Defamation and the risk with online forums

In the olden days...

Before the internet, the only people with the real power to communicate en masse to people were the newspapers, publishing houses and broadcasters. These organisations understood the risk of defamation and would employ people to read for defamation before something was published. That’s because under defamation law publishers are liable for defamation as much as authors. So, even taking a reader’s letter and reproducing it could potentially cause a newspaper to be liable as a publisher. Sometimes the publisher would take the risk of publishing in the interests of higher readership, other times it would not. But, it was always a calculated decision.

The internet changed all of that

With the advent of the internet, every person now has the ability to publish to a potentially wide audience and online forums increase the potential to reach that audience. The problem is that publication is now instantaneous and it is often impractical to check the content for defamation before it is posted on the web.

This exposes the regular person to claims of defamation and also this puts the forum owner in somewhat of a predicament since the forum owner could be categorised as the publisher of such material. But how does the forum owner know the content is defamatory? For a start, the content could be posted before they even become aware of it and secondly, they have no time or resources to employ defamation readers to give them an answer.

You see, what may appear defamatory may not be defamatory because there are several defences to defamation. Perhaps the most common defence is that of “truth”, namely that whatever was posted was true. There is a similar defence of honest opinion which can be relied upon where the opinion expressed was generally held (in other words there must be some facts to substantiate the opinion). But, for the forum operator, how can he or she decide whether one of these defences applies? It is extremely difficult without proper investigation or expert advice. Therefore, should the forum owner exercise a higher degree of editorial control similar to a newspaper editor or magazine publisher?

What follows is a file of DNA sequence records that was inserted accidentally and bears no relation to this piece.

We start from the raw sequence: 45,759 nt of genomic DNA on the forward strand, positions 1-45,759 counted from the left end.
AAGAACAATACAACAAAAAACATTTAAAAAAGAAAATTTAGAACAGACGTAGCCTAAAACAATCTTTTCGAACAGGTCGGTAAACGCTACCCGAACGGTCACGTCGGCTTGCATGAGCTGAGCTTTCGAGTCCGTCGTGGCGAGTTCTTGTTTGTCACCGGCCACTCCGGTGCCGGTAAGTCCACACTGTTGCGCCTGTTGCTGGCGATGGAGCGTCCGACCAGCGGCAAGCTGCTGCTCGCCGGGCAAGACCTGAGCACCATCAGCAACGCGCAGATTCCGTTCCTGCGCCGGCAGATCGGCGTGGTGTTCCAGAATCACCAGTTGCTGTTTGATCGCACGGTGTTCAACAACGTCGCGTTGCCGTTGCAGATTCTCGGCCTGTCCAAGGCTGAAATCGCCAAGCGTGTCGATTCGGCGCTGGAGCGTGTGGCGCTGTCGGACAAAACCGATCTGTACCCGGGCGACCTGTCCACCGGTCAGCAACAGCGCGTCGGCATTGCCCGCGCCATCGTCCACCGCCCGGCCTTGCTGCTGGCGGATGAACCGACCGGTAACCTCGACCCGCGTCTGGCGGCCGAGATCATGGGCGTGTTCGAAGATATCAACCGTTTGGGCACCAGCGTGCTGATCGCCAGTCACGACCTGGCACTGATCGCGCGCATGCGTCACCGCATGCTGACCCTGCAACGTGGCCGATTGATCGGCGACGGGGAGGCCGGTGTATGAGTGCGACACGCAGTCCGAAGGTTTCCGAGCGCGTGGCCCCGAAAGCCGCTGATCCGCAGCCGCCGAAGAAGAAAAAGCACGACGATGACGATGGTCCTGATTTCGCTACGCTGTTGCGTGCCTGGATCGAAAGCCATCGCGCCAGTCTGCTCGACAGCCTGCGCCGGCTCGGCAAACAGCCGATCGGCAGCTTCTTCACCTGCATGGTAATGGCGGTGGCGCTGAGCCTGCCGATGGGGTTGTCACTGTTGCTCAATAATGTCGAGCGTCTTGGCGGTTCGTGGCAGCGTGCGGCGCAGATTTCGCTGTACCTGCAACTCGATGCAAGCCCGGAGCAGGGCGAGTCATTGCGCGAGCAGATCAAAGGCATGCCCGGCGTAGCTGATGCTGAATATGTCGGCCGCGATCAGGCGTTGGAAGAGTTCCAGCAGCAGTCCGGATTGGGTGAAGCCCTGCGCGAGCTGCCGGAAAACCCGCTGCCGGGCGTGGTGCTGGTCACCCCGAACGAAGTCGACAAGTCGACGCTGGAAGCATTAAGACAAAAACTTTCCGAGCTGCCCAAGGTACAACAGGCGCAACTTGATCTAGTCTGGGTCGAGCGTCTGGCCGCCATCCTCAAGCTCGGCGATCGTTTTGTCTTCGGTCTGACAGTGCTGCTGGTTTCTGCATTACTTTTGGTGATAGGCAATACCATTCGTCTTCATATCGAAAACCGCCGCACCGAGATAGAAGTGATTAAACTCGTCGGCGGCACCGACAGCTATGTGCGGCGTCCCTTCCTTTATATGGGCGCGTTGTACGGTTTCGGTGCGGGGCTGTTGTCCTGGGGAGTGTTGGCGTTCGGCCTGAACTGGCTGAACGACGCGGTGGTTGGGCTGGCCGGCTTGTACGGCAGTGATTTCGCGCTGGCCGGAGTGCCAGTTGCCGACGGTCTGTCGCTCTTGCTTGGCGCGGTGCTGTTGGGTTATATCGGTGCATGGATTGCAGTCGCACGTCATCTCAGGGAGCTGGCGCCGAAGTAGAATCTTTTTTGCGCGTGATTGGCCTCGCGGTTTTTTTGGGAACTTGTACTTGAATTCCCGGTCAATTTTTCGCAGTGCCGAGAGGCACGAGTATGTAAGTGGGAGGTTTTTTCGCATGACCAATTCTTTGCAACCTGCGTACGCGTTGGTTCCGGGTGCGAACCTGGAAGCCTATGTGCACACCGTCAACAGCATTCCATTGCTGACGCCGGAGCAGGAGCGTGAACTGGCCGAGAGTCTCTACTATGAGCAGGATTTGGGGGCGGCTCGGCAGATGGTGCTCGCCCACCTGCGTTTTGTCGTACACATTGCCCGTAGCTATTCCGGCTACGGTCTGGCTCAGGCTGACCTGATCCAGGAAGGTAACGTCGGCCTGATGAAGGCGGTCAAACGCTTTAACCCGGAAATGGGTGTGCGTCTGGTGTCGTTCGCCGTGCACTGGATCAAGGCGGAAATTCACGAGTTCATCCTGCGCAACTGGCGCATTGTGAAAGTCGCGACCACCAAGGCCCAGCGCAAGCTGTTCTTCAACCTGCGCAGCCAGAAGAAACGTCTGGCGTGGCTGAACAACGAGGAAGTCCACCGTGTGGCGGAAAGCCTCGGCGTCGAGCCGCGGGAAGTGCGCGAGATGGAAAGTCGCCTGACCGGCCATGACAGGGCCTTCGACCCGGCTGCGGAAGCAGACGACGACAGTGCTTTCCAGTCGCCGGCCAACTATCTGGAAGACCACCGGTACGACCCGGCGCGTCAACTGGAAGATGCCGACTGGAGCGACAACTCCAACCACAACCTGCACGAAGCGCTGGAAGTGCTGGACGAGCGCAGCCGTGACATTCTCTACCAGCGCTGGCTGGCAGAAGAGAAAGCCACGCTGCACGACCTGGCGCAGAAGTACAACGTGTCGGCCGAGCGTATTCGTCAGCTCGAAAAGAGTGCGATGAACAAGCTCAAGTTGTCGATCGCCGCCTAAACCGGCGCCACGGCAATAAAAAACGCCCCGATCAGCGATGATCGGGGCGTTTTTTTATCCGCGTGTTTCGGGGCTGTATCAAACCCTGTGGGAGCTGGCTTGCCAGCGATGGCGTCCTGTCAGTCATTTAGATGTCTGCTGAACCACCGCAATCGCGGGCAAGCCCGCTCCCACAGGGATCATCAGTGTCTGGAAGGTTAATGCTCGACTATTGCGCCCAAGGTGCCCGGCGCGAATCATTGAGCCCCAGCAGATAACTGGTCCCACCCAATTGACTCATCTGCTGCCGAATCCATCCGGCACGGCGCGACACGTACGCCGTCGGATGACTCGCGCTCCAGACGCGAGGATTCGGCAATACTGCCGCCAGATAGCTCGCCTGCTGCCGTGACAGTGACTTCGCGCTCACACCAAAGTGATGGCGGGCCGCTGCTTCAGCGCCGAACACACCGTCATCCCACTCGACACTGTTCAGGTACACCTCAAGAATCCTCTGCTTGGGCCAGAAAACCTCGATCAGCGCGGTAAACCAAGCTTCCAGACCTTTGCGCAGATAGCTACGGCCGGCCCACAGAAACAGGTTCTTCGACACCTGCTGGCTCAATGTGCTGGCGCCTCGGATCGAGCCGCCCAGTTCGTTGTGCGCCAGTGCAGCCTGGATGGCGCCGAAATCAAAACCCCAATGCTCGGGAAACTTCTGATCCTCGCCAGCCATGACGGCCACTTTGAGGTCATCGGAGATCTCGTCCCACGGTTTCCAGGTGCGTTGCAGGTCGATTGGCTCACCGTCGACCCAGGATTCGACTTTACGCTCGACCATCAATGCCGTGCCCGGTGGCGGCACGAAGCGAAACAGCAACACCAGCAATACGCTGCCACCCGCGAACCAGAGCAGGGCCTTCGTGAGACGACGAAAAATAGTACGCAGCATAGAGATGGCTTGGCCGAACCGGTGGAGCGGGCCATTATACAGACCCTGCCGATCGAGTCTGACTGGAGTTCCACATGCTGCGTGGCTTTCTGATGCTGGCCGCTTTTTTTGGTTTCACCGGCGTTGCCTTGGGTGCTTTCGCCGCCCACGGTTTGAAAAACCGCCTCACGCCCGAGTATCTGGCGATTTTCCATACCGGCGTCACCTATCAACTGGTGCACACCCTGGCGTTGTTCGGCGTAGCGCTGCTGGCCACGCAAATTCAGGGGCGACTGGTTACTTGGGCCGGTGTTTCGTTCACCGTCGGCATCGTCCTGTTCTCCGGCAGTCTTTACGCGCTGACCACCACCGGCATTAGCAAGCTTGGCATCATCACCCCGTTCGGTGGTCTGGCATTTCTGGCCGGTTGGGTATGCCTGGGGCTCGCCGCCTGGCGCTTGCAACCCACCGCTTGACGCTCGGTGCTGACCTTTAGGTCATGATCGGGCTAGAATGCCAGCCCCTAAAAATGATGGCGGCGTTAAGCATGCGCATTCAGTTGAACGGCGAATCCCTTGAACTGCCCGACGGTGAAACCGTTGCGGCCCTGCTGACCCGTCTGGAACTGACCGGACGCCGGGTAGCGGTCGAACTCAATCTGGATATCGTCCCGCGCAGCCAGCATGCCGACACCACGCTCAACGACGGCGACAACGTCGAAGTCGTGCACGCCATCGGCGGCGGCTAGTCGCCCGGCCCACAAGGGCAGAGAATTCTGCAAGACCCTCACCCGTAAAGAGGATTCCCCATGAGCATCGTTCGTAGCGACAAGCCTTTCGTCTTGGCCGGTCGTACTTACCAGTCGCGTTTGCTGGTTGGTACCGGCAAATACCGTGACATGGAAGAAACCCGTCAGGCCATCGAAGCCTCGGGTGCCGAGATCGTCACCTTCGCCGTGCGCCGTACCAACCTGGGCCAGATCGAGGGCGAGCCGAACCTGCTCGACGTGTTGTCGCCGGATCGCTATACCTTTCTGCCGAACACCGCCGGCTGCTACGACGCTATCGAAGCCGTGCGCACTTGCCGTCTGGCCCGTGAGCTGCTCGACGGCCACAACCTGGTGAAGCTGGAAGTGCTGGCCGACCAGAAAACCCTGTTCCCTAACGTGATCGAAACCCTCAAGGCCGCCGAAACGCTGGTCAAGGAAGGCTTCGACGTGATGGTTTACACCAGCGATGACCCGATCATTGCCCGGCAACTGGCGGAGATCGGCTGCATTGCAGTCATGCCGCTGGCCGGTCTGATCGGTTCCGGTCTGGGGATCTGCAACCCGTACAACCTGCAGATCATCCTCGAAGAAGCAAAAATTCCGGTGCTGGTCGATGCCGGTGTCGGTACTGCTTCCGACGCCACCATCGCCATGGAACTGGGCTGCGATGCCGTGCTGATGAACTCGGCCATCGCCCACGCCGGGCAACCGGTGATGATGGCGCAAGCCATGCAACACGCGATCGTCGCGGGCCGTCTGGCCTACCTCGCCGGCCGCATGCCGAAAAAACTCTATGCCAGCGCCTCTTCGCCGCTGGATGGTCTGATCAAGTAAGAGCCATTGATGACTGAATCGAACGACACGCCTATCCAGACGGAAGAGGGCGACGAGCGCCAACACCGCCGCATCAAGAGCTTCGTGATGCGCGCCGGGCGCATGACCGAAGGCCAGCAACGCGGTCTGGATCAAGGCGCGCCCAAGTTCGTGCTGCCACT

Editorial control or not?

A few recent cases on defamation (one in the UK and the other in NZ) indicate that if a forum owner exercises a high degree of editorial control that could make the forum owner more likely to be liable as a publisher of defamatory content. Whereas, if the forum owner can establish that he or she had very little control over what gets published on their website then the ability to escape liability may increase.

However, that’s not to say that having a wilful disregard for what is published on your website will help either. Certainly, if a forum owner is made aware of the defamatory content there would appear to be an expectation on the forum owner to go about removing it. If the forum owner hasn’t removed it within a reasonable time then liability may attach.

Some practical steps for forum owners

So what practical steps can a forum owner take to limit any exposure? Here are some suggestions:

· Explain on your website that you have no editorial control over the published content but will investigate complaints thoroughly;

· Implement a procedure whereby third parties can complain about defamatory content and if necessary you will take down the offending comment after you’ve carried out an investigation;

· Make it a condition of your terms of use that any comments posted on the forum must either be true or be genuinely held honest opinions. Have an option to terminate the membership of any user who submits a post which breaches this rule;

· Require your users to indemnify you for any loss that you suffer as a result of comments posted by them. Then if you do get sued, potentially you can make a claim against the author to recover any loss which you suffer.


Six years old sounds a peculiar time to start to legal career, but that's the first memory I have of going to my Dad's law firm located in the heart of legal London. So, with law running in the family, the natural choice at University was a law degree. I also had a keen interest in Sports Law and obtained a Post Graduate Certificate in the subject from Kings College London. I came to New Zealand for a year, but like a lot of people I quite liked the place, and I'm still here practising law ...

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